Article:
Superbuff Hugh Jackman, as X-Men superhero Wolverine, looks as though he hunts down his dinner with his bare claws. But in real life, the film star is more likely to be seen gnawing on a carrot than a carcass.
Mr. Jackman attributes his ultra-muscular physique to an almost entirely vegan diet - devised by a Canadian.
His previous method of bulking up for films "normally would mean a lot of animal protein and synthetic protein powders," Mr. Jackman writes in the foreword of a newly released edition of Thrive: The Vegan Nutrition Guide to Optimal Performance in Sports and Life, the fitness bible written by triathlete Brendan Brazier, 36. "While this worked in the past," continues the actor, "I knew this wasn't sustainable, that at some point my body (and probably my heart) would rebel. Not to mention that I often felt extremely lethargic eating so many hard-to-digest calories."
On a plant-based diet, however, "Not only was it possible - it was easier and healthier."
Say hello to the beefy vegan.
Defying the wispy, slightly anemic, hard-as-tofu stereotype, veganism's newest converts are adopting a meat- and dairy-free diet to help them become bigger, stronger and faster. Among them are a growing number of professional athletes, including Montreal Canadien tough guy Georges Laraque (now deputy leader of the Green Party), NFL tight end Tony Gonzalez and NBA veteran John Salley. Even boxing heavyweight Mike Tyson, who once bit an opponent's ear, has recently given up his taste for meat in favour of greens.
"In the past, it wasn't that vegans couldn't be athletic; it was just that many of them weren't athletic and became vegan for other reasons," such as animal rights and environmentalism, says the Vancouver-based Mr. Brazier, whose vegan fitness principles have garnered a cult following. "…Those people are still around, of course. But we're seeing a huge influx of people becoming vegan or near-vegan or at least having an interest in becoming vegan to improve their athletic performance and their health in general."
Mr. Brazier, an Ultramarathon champion and Ironman competitor, says he first became vegan about 20 years ago around the age of 15 when he began experimenting with various diets to pursue an athletic career. At first, an all-plant diet made him constantly hungry and tired, he says.
But once he found the right combination of foods, "I was able to recover so much more quickly than other athletes I trained with, so I could start training more than them. I could improve faster."
Mr. Brazier says he realized his initial mistake was a common one new vegans make - his diet consisted mostly of bread and pasta, and not a lot of fruits and vegetables.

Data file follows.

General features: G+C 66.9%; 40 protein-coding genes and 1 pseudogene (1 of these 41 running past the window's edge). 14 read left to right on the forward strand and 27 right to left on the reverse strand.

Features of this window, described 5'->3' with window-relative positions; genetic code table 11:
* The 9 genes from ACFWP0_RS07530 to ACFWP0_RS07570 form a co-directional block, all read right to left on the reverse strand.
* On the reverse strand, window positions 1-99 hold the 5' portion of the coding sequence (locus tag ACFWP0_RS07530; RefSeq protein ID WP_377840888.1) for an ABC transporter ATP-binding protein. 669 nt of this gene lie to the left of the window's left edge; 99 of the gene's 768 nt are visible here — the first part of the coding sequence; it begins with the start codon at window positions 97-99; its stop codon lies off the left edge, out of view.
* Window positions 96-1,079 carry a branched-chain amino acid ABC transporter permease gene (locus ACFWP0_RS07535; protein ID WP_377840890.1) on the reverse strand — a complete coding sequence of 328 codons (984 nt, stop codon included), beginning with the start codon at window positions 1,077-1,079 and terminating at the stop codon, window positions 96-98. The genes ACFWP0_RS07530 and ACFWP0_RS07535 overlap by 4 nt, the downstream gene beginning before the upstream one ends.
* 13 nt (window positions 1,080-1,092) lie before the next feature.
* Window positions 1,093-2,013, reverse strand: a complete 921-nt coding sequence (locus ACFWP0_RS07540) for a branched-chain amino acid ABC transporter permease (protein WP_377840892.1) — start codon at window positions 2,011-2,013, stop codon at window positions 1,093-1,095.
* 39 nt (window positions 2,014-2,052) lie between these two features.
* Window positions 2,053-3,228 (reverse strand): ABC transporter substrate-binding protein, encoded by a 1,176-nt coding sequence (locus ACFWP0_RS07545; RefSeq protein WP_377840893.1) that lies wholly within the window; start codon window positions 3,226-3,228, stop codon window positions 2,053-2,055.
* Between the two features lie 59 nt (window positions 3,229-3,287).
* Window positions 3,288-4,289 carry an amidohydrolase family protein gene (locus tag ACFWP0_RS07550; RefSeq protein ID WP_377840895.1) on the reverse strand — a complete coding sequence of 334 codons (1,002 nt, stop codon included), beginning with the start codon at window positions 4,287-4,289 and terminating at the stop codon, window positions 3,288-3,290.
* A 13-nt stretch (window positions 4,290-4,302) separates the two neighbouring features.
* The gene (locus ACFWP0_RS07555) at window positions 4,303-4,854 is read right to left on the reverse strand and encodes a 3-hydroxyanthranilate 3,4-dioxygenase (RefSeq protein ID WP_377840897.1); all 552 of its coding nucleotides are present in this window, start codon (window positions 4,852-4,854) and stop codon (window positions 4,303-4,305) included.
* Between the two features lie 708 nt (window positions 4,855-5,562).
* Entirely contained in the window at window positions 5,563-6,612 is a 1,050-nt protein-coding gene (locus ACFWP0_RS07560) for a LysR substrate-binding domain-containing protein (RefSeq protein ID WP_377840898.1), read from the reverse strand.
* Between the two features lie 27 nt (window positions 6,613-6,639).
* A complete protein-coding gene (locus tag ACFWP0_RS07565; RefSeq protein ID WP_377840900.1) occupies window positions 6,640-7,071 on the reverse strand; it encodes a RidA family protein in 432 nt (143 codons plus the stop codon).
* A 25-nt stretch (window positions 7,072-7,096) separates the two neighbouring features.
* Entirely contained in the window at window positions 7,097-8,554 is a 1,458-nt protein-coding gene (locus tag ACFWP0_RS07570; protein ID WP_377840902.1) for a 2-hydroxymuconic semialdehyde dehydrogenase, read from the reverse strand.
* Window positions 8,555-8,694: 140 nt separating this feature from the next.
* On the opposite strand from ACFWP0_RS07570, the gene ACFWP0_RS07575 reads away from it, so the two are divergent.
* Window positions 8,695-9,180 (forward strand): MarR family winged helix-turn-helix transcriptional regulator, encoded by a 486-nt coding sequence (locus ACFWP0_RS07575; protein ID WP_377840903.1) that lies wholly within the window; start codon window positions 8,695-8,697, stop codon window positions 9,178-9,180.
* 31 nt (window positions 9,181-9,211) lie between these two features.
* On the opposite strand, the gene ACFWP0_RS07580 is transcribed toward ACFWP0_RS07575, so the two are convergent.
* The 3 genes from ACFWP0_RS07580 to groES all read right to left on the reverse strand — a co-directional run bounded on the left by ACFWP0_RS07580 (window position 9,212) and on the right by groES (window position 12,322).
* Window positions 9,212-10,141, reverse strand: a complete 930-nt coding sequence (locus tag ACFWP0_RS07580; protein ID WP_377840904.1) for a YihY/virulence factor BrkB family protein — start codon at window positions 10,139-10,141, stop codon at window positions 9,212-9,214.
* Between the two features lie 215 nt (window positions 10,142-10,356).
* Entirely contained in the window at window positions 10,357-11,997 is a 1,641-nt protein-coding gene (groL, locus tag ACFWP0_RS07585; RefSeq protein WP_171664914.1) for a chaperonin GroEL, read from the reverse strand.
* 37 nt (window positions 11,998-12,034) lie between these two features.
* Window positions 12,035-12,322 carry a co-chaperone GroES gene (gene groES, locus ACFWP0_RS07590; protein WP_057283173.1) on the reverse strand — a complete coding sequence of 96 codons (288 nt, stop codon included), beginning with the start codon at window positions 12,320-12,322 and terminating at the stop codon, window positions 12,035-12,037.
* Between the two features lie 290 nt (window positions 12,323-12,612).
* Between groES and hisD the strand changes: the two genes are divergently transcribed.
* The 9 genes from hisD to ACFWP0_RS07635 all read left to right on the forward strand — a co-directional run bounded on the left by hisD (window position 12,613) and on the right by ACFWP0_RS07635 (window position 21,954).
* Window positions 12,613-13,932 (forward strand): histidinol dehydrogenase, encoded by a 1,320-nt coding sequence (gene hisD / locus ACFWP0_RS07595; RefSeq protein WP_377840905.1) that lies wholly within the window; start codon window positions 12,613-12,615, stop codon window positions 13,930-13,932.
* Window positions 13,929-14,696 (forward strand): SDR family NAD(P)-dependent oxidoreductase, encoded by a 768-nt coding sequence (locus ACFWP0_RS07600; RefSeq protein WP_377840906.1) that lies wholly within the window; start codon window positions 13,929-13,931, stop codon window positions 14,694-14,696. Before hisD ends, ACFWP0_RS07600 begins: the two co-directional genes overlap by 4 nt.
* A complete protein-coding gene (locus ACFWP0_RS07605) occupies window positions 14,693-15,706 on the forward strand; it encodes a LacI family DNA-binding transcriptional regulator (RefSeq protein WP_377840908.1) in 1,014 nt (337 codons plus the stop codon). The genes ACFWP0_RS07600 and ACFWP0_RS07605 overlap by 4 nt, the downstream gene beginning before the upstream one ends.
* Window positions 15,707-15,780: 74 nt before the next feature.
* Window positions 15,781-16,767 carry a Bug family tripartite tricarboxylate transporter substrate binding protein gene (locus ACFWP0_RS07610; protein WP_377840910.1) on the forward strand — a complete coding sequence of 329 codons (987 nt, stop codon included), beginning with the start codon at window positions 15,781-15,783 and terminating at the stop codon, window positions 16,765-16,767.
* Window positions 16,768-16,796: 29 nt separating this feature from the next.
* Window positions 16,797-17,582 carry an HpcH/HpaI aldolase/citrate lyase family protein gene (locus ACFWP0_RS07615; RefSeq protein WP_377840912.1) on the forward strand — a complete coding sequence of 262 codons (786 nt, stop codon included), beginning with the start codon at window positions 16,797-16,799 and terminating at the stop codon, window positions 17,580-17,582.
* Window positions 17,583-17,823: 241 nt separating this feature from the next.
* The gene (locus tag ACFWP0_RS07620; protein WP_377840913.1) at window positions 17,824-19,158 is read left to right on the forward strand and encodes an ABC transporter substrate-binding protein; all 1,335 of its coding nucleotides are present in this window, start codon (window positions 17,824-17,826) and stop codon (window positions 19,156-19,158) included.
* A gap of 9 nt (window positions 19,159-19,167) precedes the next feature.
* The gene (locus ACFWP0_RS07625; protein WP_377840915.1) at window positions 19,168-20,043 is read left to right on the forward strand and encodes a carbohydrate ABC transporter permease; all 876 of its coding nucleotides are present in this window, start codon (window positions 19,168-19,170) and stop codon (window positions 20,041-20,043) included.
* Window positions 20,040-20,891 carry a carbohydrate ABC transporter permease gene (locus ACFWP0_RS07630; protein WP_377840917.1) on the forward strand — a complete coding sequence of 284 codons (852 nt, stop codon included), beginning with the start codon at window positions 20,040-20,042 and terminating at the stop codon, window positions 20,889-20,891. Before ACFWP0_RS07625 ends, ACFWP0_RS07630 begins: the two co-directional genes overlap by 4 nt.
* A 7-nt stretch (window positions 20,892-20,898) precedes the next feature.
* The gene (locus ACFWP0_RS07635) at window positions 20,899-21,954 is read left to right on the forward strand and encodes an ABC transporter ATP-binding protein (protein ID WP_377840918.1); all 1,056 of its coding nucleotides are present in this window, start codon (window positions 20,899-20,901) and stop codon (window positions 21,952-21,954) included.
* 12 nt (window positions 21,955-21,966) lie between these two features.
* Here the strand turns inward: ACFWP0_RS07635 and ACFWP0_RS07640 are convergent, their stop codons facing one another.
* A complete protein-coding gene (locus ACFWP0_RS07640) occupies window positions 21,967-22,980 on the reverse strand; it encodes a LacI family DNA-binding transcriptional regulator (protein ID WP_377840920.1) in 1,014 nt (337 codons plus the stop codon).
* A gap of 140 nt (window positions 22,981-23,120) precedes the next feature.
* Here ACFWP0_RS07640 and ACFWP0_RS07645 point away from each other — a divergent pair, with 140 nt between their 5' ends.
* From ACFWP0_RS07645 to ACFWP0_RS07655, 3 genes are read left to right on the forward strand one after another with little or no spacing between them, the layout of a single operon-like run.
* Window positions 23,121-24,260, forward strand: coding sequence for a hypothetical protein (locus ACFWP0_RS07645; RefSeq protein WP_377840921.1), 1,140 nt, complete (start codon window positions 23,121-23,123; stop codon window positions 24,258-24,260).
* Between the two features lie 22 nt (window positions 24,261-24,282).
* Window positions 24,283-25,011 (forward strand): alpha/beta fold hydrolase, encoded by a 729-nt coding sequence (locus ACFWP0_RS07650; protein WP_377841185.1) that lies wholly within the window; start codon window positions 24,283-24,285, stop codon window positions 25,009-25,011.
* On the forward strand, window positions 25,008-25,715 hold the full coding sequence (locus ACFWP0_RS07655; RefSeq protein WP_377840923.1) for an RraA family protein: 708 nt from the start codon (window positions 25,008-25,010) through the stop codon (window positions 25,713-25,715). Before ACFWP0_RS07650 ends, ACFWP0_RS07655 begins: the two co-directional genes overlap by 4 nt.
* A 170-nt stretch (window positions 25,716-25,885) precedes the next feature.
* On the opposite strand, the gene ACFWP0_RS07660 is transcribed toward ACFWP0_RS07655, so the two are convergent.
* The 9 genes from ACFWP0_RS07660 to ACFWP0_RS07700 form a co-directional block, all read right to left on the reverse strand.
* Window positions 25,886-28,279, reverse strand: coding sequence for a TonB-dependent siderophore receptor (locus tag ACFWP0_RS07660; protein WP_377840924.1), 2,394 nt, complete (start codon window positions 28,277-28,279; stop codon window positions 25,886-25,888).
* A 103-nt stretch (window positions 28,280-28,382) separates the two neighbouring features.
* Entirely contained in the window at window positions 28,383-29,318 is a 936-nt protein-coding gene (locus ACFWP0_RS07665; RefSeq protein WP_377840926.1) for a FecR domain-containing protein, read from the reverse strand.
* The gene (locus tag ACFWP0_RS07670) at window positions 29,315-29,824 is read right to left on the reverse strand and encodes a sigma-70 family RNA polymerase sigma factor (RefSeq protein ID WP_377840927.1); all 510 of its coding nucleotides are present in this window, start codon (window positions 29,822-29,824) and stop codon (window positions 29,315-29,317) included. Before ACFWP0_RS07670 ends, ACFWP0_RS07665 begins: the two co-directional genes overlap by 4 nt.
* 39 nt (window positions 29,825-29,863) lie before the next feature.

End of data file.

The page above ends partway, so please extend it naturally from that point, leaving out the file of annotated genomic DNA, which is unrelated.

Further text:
"The joke was I became a starch-etarian, not a vegetarian," he says.
The combination that eventually worked involved obtaining most of his carbohydrates from fruit, which is easily digestible and high in nutrients, and plenty of grains, salads and protein smoothies made with hemp, pea and rice protein.
Besides avoiding the risks of cardiovascular disease and diabetes associated with meat and dairy, a vegan diet is alkalizing, he says, which minimizes muscle inflammation and lactic acid build-up. Vegan athletes are thus able to reduce their recovery time, allowing them to train harder.
"Just being vegan - even if it's a really good vegan diet - isn't going to magically make you a better athlete," he explains. "It will make you healthier, but the greatest thing it does is facilitates your own ability to work harder and therefore become a better athlete."
At 6-foot-2-inches and 165 lbs., Mr. Brazier says he must maintain a lean figure to compete in his endurance sport. But he says veganism can help individuals with all types of fitness goals.
Robert Cheeke, a six-foot, U.S. middleweight bodybuilder, says his vegan diet allows him to build muscle mass, as it makes him feel energetic. During competition, he weighs up to 195 lbs. His veganism is often met with surprise, he admits.
"People say, 'You don't look like a vegan. Vegan's aren't supposed to have muscles' or 'Vegans aren't supposed to out-lift me at the gym,'" Mr. Cheeke, 30, says. "I take that obviously as a compliment...but it's somewhat of an insult to veganism, as if all vegans are supposed to be these, you know, skinny, scrawny, weak people."
Mr. Cheeke, who adopted the diet for animal-rights reasons at age 15, says he's devoted his life to changing that public perception of veganism. He published a book this year, titled Vegan Bodybuilding & Fitness: The Complete Guide to Building Your Body on a Plant-based Diet, and is working on a documentary Vegan Brothers in Iron, which he describes as a "vegan version of Pumping Iron," the 1977 film following Arnold Schwarzenegger.
On Mr. Cheeke's website, veganbodybuilding.com, he posts photographs of other strong, muscular vegans.
"I always get on Twitter and I write, 'That's what a vegan looks like,'" he says. "Why have this image that's hurtful to the movement of people who are weak and scrawny?"
Trionne Moore, lead nutritionist for the Canadian Sports Centre Ontario, says a high-quality, nutritious vegan diet can give athletes an edge, as some find meat and dairy congesting, leading to mucus formation, and poor digestion. She adds that avoiding hormones and chemicals found in animal products is also easier on the liver and less carcinogenic.
"You're basically running cleaner," she says.
Vegans, particularly high-performance athletes, can be at risk of certain nutrient deficiencies if they aren't careful, including low levels of iron, B-12 and zinc, she says.
She also warns that some people may not perform well on a vegan diet, depending on their body type, genetics and activity level.
"Definitely, definitely, it can be beneficial if it's used properly and for the right person," she says. But "is it for everyone? No, nothing is for everyone."